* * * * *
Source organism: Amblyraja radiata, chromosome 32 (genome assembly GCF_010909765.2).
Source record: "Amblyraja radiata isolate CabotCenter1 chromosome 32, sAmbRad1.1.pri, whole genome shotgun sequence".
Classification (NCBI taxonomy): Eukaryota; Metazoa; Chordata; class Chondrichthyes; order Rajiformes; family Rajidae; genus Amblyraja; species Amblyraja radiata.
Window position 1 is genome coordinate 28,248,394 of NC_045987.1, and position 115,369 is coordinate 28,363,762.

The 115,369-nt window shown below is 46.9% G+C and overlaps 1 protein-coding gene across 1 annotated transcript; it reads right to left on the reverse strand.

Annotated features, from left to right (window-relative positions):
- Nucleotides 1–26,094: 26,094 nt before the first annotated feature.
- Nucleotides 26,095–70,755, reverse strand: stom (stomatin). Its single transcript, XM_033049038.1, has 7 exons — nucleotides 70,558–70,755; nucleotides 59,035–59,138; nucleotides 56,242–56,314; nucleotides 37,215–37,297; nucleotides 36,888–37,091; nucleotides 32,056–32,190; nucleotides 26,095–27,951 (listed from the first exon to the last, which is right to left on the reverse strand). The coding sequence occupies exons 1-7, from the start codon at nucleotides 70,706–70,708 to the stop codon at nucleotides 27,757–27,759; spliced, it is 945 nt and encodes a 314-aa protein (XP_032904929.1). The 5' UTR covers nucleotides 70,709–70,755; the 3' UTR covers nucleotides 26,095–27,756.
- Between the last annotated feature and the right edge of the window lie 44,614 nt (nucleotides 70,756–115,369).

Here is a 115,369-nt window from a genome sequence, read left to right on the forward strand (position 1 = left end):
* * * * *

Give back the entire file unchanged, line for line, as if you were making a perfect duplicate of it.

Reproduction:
Source organism: Amblyraja radiata, chromosome 32 (genome assembly GCF_010909765.2).
Source record: "Amblyraja radiata isolate CabotCenter1 chromosome 32, sAmbRad1.1.pri, whole genome shotgun sequence".
Classification (NCBI taxonomy): Eukaryota; Metazoa; Chordata; class Chondrichthyes; order Rajiformes; family Rajidae; genus Amblyraja; species Amblyraja radiata.
Window position 1 is genome coordinate 28,248,394 of NC_045987.1, and position 115,369 is coordinate 28,363,762.

The 115,369-nt window shown below is 46.9% G+C and overlaps 1 protein-coding gene across 1 annotated transcript; it reads right to left on the reverse strand.

Annotated features, from left to right (window-relative positions):
- Nucleotides 1–26,094: 26,094 nt before the first annotated feature.
- Nucleotides 26,095–70,755, reverse strand: stom (stomatin). Its single transcript, XM_033049038.1, has 7 exons — nucleotides 70,558–70,755; nucleotides 59,035–59,138; nucleotides 56,242–56,314; nucleotides 37,215–37,297; nucleotides 36,888–37,091; nucleotides 32,056–32,190; nucleotides 26,095–27,951 (listed from the first exon to the last, which is right to left on the reverse strand). The coding sequence occupies exons 1-7, from the start codon at nucleotides 70,706–70,708 to the stop codon at nucleotides 27,757–27,759; spliced, it is 945 nt and encodes a 314-aa protein (XP_032904929.1). The 5' UTR covers nucleotides 70,709–70,755; the 3' UTR covers nucleotides 26,095–27,756.
- Between the last annotated feature and the right edge of the window lie 44,614 nt (nucleotides 70,756–115,369).

Here is a 115,369-nt window from a genome sequence, read left to right on the forward strand (position 1 = left end):